Wednesday, 24 October 2012

Facebook and George Takei Show You How Photos Go Viral

Viral content holds the Internet together — that much is clear. But exactly how that content spreads isn’t so cut and dry.

Facebook teamed up with design firm Stamen and actor-turned-social-media-star George Takei to see, share by share, just how photos go viral.

Here’s how it worked: Takei shared a few photos on his Facebook page. Stamen took the shared data from his photos and converted it into a series of interactive graphics, which Facebook published this morning.

The graphics are two colors, one for each gender. Each streak, then, represents someone re-sharing an image. As each generation of shares ages, it fades to white to show the passage of time. Watch the video above to see it for yourself.

You can see each of the shared graphics in their entirety at

What other types of data would you like to see visualized like this? Let us know in the comments.

Here's a video from George Takei which has over 880K views since march doing his happy dance :)
Great entertainment value and very memorable which what makes his videos and posts go viral

For nearly 50 years, George Takei has been famous for his portrayal of Hikaru Sulu on the original ’60s television show Star Trek. Takei appeared as Sulu for three seasons and six subsequent movies.

After Star Trek, Takei continued to act and perform voice-overs. Yet, like many members of the cast, his identity remained synonymous with Star Trek. It wasn’t until Takei started his Facebook page on March 23, 2011 that his fame took on a whole new dimension.

Takei posts funny photos, memes and other positive content to Facebook multiple times a day, and these posts see massive engagement.  Many of his posts are submitted by readers. With 1,624,780 likes on Facebook and 348,019 Twitter followers, Takei has reinvented himself as social media celebrity. (For the record, his Star Trek co-star William Shatner has roughly 145,000 Facebook likes.) While Takei has amassed a sizable following on social media, his rate of engagement might be his most impressive digital achievement.

It’s not uncommon for one of Takei’s posts to receive up to 50,000 likes and 30,000 shares. There are very few celebrities who regularly see engagement numbers as high as Takei’s. Even Rihanna, the most liked person on Facebook, doesn’t hold a clear advantage over Takei when it comes to engagement.

Rihanna boasts 54 million Facebook likes — roughly 53 million more than Takei — yet her posts attract similar engagement numbers. Takei’s Facebook fans are an extremely responsive group.

Rihanna recently posted a clip from her new movie Battleship, which received roughly 20,000 likes and 1,800 shares. By comparison, a recent video from Takei doing a “Happy Dance” received 30,000 likes and 10,000 shares.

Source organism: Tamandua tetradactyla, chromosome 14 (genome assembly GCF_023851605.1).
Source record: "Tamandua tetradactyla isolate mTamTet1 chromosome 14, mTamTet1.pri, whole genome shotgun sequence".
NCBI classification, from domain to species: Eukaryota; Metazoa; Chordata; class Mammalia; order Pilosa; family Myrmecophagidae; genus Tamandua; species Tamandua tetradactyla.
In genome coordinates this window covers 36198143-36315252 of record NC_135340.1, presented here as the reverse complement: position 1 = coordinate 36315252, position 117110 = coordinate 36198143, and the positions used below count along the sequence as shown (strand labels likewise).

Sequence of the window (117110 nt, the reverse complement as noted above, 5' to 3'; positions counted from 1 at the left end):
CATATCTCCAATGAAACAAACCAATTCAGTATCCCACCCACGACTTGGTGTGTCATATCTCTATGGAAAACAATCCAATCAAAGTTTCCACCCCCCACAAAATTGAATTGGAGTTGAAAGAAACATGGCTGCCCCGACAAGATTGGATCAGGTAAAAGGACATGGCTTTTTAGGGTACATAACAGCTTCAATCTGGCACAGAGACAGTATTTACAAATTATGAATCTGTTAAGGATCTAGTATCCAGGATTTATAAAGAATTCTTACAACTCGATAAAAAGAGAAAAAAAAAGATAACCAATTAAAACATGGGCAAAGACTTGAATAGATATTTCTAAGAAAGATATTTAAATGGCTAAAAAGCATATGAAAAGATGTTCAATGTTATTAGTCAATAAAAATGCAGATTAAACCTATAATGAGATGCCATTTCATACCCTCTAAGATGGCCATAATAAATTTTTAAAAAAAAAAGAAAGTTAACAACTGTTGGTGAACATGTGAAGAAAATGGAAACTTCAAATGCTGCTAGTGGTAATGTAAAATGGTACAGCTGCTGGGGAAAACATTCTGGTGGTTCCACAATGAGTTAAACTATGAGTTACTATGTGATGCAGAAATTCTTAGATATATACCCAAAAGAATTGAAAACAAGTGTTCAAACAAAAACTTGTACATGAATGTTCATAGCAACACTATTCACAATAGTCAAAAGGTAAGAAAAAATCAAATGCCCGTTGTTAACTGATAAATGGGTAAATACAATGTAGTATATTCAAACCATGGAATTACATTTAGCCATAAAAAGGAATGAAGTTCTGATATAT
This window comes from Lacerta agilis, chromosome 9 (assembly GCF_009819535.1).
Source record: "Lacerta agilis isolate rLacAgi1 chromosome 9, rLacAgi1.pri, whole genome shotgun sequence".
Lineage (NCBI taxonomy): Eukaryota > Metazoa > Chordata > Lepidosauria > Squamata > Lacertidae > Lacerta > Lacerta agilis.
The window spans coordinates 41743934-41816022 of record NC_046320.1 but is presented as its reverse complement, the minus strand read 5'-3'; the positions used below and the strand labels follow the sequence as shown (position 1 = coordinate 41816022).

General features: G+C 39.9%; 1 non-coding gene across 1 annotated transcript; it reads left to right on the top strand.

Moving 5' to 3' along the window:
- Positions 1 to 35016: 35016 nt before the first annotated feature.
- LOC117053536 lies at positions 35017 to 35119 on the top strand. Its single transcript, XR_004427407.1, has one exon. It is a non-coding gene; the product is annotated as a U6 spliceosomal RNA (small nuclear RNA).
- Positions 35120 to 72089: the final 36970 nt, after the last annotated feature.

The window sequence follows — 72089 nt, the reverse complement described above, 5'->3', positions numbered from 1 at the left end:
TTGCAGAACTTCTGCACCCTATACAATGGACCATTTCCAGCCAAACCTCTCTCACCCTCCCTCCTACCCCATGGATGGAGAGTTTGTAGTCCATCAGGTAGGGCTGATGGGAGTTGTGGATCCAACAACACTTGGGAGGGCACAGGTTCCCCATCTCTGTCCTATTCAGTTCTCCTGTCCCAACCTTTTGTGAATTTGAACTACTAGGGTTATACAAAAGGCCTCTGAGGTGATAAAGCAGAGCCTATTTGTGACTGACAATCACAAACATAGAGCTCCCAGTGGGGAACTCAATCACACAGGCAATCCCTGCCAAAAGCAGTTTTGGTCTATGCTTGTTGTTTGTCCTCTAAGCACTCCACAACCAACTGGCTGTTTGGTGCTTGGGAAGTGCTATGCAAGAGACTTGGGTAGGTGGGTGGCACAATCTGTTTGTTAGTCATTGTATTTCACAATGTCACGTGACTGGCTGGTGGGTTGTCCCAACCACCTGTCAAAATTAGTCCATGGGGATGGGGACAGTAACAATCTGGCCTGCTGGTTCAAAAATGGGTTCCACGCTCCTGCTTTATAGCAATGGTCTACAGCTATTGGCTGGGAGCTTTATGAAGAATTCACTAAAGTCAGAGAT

How Did George Takei Become a Social Media Superstar?

The simple answer is: Takei knows his audience very well.  While he has expanded his following through strong involvement in the gay rights movement (his It’s Ok to be Takei initiative, for instance) and Asian American groups (he is on the board of the Japanese American National Museum), his core fan-base consists of Star Trek fans who appreciate Takei for his self-aware humor.  Takei gives his audience exactly what they want, which regularly includes Star Trek jokes and other references from geek culture.

It has been established that positive posts are far more popular on Facebook than negative ones.  Takei seems to understand this. He puts a cheerful spin on his Facebook posts and tweets — and his audience is clearly responding.

Take a look at some of the best posts from George Takei.

Bad Touch
"From a fan. Oh, myyy!"

Bob Ross and 300
"And a happy Spartan here, another one here..."

Cee Lo
"Cee Lo, Sweet Chariot..."

Duck Dog Mask
"This has been dogging me."

Geek Life
"It gets better.

Image courtesy of Joy of Tech.

Imperial Walker
"Redefines Imperial Walker."

Jersey Peeps
"Where Peeps go after Easter."

Kid Toilet
"As they say, 'Fail."'

Kitty Nip
"From a fan. Addiction comes in all forms."

"They fire chipped ham torpedoes and have Klondike shields."

"From a fan. Like and share when you get it. (I needed it explained to me...)"

Tupac Hologram
"Kanye handle this?

(Someone asked if I'd see the Tupac hologram. I thought he was talking about the Vulcan security officer on Voyager...)"

Watch Your Sodium
"Watch your sodium."

You Shall Not Pass
"Drive, you fools!

(This phrase is correct, if you know the books.)"

"From a fan. Lemme give you a pizza advice."
Image courtesy of Flickr, Gage Skidmore.

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